On September 8, Queen Elizabeth II died at Balmoral Castle in Scotland at the age of 96. She had reigned Great Britain and led the Commonwealth of Nations since 1952. Rapid degradation of both Britain itself and its ruling elites, along with the decay of the idea of the monarchy elsewhere in the world, is something that will most certainly ensue.
The 70-year reign of Elizabeth II coincided with the troubled period of Britain's international defeats and the loss of its former power. The painful dismantling of the British Empire was completed by the early 1970s. After the collapse of the USSR in the Cold War, a new blow was struck against Britain by its American allies. In the 1990s and 2000s, they forced the British government to abandon its world-class navy and strongest armoured and air forces capable of projecting power anywhere in the world.
The third blow that eventually undermined British power was dealt by London itself. It happened when the British political and financial elites banked on strategic cooperation with China to the disadvantage of "their" India and Pakistan, which, despite recent British attempts to remedy the situation, will never forget the betrayal of their former masters and their "living white gods".
Queen Elizabeth II with her son Charles. Photo: Gettyimage.
The royal house bears considerable responsibility for Britain's failures, too. The common wisdom that the British monarch "reigns but does not rule" is not entirely true. Power in Britain is exercised through a complex process of reconciliation between the interests of Parliament and the government, the independent City of London, the monarch and the royal family. And the interests of both the City and the royal court are global.
Over the past century, the British ruling royal court has been faced with stark civilisational choices. For image reasons, the British royal family changed its name from Germanic Saxe-Coburg and Gotha to Windsor during the First World War. The great Queen Victoria, who had ruled before, was German − her father descended from a Hanoverian family, and her mother from the house of Saxe-Coburg-Saalfelds. All subsequent kings were also of German background, which is quite common in a country where the bulk of the population trace their origins back to the Germanic tribes of Angles, Saxons, Jutes, and Frisians.
The famous "home film" made by her father, the future George VI, of little Elizabeth, raising her arm in the style of a Nazi salute in 1933 at Balmoral Castle in Scotland in the company of her mother and her uncle, the future Edward VIII, is just the evidence of the dramatic situation the British ruling house was in. Being a Nazi sympathiser is said to have cost him his throne and prompted his "exile" to serve as Governor of the Bahamas. Centuries of consanguine marriages and a general moral decline also contributed to the degradation of the royal family.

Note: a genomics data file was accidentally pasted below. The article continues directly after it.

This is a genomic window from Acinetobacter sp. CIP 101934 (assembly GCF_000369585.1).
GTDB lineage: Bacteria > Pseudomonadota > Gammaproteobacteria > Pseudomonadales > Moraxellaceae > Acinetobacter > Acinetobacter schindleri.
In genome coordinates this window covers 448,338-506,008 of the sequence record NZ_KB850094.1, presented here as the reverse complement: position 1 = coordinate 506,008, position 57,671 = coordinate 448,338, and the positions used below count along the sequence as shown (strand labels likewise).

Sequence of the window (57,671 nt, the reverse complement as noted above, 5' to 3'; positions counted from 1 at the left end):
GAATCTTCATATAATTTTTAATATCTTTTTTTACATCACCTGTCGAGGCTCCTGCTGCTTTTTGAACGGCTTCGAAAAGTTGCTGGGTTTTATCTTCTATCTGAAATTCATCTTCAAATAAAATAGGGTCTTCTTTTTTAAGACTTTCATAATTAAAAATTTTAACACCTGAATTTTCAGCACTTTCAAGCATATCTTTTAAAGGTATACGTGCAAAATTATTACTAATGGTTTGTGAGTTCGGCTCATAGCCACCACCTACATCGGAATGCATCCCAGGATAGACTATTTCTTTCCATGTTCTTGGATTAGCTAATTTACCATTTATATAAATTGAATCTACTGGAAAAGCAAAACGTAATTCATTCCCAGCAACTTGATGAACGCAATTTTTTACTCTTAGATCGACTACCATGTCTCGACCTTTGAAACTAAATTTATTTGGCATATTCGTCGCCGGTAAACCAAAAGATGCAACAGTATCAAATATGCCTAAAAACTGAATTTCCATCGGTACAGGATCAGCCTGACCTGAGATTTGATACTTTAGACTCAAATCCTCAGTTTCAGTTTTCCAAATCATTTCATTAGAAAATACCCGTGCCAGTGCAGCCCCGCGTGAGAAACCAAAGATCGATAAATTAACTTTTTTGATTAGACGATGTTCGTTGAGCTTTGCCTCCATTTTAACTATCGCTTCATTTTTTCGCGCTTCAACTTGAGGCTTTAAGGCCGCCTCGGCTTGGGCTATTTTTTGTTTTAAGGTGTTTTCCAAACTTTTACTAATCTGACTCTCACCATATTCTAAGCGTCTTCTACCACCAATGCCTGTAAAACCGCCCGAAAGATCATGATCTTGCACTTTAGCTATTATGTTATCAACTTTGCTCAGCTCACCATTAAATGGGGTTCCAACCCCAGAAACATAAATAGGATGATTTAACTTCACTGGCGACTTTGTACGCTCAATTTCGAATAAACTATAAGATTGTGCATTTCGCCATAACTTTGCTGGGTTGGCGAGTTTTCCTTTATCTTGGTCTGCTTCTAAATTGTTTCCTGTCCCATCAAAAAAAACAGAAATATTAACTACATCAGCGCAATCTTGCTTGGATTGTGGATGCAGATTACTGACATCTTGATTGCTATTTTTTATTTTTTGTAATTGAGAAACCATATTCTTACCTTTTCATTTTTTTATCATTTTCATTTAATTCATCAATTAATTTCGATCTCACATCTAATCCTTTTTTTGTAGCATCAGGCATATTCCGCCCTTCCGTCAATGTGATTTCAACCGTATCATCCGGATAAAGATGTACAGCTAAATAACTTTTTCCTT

In 2015 The Sun tabloid published provocative pictures. Defenders of the royal family appealed to the fact that the film was shot long before the atrocities of the Nazis became widely known, and the future queen was just joking at the time.
Amid political and elite turmoil, Elizabeth's succession to the throne was an outright gift to England. In the entire family, she was perhaps the only one with a genuinely committed and sound character, was exceptionally intelligent, and was ready to face tough decisions.
It would be no exaggeration to say that Elizabeth was the mainstay of England in the second half of the 20th and the first quarter of the 21st century. She was a model of the height and dignity of royal power, a symbol of the monarchy for Britain and the world.
The word "modern monarchy" conjured up images of Elizabeth II rather than the monarchs of Belgium, Denmark, Luxembourg, or the Arab kings of the Persian Gulf. So no matter what, her reign will be etched on people's memory as a great and successful era.
The crisis in Britain is bound to worsen after her death. There are several factors at play here. These include the appointment of Liz Truss as Prime Minister in the midst of the world's severe political and socio-economic collapse, who looks ridiculous in her desire to resemble Margaret Thatcher, but who has neither the will nor the intelligence of an "iron lady".
Second, it's the coming to the throne of "temporary" King Charles III, 74, the oldest to assume the throne in British history, who is a member of the Glucksburg dynasty rooted in Denmark, Iceland, and Norway.
Finally, de jure eldest son Prince William, will succeed King Charles. Still, de facto in the British and, most importantly, in the American elites, there are supporters of younger Prince Harry. Both princes were the sons of the popular Princess Diana, who went against the court's interests and died (was murdered?). Both have a "scandalous" record of marrying women of non-noble origin.
All this undermines the court's authority and the sacredness of kings in the eyes of both British citizens and foreigners and reduces the power of the monarchy in the world. So by the end of the first quarter of the 21st century, the British no longer have the once strong military or cultural and civilisational grounds to play a unique role in the international arena.